One of the most difficult but most interesting classes I have experienced at USC is Organic Chemistry. The subject is a fascinating puzzle of breaking bonds and making bonds in order to form a product. To be honest, I wondered what the practical applications of it were…but then my friend showed me an article about the chemicals behind the aroma of bacon.
So first, you have to know, aromatic compounds in O-Chem are planar, cyclic, fully conjugated compounds with delocalized pi electrons.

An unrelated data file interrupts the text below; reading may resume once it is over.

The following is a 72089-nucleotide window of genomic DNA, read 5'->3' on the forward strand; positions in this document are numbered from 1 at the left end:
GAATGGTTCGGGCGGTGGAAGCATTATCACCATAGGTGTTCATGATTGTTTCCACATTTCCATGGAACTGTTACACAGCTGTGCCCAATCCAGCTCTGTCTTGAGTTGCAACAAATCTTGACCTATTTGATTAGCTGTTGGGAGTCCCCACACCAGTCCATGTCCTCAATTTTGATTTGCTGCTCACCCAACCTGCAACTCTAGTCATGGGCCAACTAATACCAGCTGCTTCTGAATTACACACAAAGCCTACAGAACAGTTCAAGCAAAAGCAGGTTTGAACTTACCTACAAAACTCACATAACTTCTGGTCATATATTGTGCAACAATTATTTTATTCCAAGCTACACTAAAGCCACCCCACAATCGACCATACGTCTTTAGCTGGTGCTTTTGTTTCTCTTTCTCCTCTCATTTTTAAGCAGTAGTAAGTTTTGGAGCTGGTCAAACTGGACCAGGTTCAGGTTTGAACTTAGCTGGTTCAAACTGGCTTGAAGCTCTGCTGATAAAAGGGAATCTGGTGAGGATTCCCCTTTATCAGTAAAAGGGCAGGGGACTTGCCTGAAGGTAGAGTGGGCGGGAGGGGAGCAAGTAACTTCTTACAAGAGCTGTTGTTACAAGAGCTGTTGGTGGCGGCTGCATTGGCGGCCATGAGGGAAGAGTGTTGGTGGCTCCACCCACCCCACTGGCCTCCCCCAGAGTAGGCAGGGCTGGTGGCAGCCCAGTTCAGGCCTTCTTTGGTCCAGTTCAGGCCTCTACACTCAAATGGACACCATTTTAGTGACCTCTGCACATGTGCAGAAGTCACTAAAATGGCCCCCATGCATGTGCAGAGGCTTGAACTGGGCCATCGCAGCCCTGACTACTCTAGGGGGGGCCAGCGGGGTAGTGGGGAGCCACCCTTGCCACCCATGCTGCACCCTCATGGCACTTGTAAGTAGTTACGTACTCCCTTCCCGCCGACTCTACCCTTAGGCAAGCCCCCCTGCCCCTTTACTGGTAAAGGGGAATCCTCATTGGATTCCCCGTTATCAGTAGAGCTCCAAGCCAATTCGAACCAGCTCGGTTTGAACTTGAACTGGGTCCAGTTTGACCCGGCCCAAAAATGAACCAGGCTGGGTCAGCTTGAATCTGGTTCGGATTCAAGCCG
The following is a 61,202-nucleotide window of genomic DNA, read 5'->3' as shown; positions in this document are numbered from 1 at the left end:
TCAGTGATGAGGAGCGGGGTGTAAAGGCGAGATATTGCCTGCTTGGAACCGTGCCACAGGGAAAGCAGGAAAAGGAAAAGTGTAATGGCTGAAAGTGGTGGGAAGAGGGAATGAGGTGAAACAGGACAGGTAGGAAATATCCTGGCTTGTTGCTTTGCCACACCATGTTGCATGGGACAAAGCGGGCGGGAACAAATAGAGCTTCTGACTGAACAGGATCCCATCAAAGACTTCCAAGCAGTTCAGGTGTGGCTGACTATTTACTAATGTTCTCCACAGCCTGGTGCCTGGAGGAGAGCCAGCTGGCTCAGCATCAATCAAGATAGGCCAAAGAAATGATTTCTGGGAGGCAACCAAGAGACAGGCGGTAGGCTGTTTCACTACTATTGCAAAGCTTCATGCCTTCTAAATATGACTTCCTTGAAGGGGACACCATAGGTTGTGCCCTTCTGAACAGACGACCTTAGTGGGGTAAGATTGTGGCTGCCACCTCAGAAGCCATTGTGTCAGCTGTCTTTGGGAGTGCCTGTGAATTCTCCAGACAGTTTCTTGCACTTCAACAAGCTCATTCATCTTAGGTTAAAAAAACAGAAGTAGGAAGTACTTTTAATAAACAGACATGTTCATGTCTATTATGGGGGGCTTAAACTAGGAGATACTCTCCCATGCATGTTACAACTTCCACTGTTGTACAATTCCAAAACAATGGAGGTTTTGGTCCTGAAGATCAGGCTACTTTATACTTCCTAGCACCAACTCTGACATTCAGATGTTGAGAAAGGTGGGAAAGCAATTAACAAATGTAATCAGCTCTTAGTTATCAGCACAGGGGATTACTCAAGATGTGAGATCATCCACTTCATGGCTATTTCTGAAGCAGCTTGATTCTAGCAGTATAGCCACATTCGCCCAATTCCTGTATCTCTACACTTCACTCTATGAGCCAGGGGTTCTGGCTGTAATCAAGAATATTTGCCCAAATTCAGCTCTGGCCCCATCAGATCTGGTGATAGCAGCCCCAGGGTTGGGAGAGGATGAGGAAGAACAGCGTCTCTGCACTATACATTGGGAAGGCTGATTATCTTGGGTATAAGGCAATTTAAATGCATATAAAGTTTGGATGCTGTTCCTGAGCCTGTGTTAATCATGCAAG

Bacon has one of the most popular, yet distinct, aromas. Sugars in the food are broken down by reaction with amino acids, called a Maillard Reaction.
There’s a higher percentage of nitrites, specifically pyridine and pyrazine (two aromatic compounds), in bacon compared to other meats. When those are combined with (about 150!) other molecules, including oxygen containing aromatic compounds like furan, they essentially become bacon-y, delicious goodness.